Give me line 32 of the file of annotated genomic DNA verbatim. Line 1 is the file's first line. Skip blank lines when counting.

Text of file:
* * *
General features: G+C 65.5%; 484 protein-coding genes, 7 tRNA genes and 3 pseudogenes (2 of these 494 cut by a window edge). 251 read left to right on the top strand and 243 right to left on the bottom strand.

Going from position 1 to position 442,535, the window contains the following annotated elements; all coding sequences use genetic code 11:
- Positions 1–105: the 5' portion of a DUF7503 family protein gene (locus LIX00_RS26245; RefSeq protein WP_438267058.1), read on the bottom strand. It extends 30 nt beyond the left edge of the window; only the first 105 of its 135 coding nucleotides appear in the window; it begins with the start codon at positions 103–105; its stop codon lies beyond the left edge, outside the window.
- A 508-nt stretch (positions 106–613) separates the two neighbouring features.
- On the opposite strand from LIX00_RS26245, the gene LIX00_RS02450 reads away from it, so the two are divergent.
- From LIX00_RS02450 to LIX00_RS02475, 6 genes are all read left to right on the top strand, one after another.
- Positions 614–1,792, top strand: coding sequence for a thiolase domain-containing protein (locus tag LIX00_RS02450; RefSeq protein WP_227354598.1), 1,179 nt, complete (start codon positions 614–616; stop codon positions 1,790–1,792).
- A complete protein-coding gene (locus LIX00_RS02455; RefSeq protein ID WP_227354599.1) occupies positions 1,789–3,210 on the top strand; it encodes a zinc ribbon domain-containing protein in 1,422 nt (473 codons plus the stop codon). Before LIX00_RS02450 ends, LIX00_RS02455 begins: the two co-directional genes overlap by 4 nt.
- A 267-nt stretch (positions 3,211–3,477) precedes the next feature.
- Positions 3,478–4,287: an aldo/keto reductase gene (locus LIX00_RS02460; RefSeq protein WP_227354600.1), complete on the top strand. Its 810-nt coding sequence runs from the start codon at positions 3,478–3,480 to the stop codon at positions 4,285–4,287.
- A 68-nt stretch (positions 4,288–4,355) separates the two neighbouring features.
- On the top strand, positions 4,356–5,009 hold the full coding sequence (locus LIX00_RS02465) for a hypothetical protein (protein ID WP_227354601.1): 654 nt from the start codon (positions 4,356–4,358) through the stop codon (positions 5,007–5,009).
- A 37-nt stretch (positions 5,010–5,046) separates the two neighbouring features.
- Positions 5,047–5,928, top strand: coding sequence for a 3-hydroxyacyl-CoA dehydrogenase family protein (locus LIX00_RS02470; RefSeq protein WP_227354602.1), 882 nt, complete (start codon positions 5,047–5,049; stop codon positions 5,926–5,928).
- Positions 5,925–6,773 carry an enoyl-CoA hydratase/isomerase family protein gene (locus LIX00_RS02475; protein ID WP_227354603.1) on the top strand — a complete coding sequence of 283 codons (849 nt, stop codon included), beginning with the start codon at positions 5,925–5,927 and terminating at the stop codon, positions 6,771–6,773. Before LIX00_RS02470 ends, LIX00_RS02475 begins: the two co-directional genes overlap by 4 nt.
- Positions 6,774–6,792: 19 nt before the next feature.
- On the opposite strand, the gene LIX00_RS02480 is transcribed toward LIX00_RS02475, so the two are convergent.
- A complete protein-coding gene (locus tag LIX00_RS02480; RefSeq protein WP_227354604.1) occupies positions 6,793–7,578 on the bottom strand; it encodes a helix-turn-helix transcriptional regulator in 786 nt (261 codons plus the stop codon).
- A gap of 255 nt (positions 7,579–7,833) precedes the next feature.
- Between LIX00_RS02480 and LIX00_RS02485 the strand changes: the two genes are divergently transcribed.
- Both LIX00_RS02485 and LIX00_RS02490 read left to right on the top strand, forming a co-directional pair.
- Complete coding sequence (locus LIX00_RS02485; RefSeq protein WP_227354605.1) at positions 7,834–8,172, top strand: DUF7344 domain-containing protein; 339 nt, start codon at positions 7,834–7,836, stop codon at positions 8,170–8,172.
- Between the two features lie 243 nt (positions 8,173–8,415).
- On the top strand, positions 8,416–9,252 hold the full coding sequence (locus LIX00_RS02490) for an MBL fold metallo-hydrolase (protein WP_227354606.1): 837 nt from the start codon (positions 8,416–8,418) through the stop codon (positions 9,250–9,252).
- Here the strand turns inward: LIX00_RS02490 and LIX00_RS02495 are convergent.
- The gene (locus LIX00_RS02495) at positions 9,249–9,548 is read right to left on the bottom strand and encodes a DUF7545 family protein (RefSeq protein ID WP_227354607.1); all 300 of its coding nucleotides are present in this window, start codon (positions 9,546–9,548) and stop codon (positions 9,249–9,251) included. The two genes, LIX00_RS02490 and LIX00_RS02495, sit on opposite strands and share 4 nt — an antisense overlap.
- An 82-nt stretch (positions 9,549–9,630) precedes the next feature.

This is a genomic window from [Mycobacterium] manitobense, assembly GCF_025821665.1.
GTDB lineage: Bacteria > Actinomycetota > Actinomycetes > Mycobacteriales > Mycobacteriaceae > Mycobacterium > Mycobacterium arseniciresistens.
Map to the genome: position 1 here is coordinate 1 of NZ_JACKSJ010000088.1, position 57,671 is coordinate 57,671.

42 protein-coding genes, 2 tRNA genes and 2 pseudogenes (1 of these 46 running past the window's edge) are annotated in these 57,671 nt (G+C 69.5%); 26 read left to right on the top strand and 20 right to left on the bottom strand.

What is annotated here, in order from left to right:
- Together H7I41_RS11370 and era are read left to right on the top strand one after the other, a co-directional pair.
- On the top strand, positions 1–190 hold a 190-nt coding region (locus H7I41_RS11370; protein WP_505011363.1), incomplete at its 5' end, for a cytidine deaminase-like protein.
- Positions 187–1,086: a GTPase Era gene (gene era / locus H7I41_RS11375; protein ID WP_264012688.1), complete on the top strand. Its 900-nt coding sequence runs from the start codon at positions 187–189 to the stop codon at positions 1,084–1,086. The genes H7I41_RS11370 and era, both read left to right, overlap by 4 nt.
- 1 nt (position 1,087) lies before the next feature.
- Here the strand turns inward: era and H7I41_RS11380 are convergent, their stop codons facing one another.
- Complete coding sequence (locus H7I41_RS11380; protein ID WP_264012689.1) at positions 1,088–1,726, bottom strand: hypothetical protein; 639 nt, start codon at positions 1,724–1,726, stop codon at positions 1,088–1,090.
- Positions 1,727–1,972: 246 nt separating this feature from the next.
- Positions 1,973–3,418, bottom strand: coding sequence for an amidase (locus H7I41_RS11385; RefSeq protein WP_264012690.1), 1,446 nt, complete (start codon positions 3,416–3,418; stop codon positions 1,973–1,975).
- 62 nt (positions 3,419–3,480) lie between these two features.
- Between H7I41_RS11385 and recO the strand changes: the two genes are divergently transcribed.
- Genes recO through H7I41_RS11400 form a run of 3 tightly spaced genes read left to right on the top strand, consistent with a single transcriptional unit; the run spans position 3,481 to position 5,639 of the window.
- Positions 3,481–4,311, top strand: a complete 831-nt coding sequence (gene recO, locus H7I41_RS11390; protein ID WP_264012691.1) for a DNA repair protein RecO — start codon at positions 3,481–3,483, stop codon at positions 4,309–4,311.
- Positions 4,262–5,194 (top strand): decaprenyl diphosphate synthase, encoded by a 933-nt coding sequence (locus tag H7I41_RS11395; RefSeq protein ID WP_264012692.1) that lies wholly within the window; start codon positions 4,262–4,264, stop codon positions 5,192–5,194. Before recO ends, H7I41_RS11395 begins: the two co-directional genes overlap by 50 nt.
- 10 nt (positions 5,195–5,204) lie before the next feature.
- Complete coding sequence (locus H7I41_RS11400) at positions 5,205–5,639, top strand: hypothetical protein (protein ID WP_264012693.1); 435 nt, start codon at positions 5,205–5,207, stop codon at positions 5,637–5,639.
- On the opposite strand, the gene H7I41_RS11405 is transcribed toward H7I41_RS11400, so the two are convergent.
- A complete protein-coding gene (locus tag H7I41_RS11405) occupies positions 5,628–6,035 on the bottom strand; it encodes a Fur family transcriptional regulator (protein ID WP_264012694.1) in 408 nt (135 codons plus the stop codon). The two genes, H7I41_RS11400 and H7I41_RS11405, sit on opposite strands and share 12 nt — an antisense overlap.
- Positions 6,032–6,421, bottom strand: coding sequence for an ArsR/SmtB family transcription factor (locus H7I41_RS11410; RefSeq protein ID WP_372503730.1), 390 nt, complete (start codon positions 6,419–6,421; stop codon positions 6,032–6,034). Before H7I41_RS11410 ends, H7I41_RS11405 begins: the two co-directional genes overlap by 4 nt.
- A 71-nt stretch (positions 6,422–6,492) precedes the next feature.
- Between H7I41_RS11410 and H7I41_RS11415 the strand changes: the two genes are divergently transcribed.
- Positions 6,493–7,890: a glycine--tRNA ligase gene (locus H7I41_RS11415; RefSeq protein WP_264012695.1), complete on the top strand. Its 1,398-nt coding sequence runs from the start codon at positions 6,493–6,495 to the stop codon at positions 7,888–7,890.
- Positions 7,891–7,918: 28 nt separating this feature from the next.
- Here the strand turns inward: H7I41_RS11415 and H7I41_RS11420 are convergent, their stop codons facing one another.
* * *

What is annotated here, in order from left to right: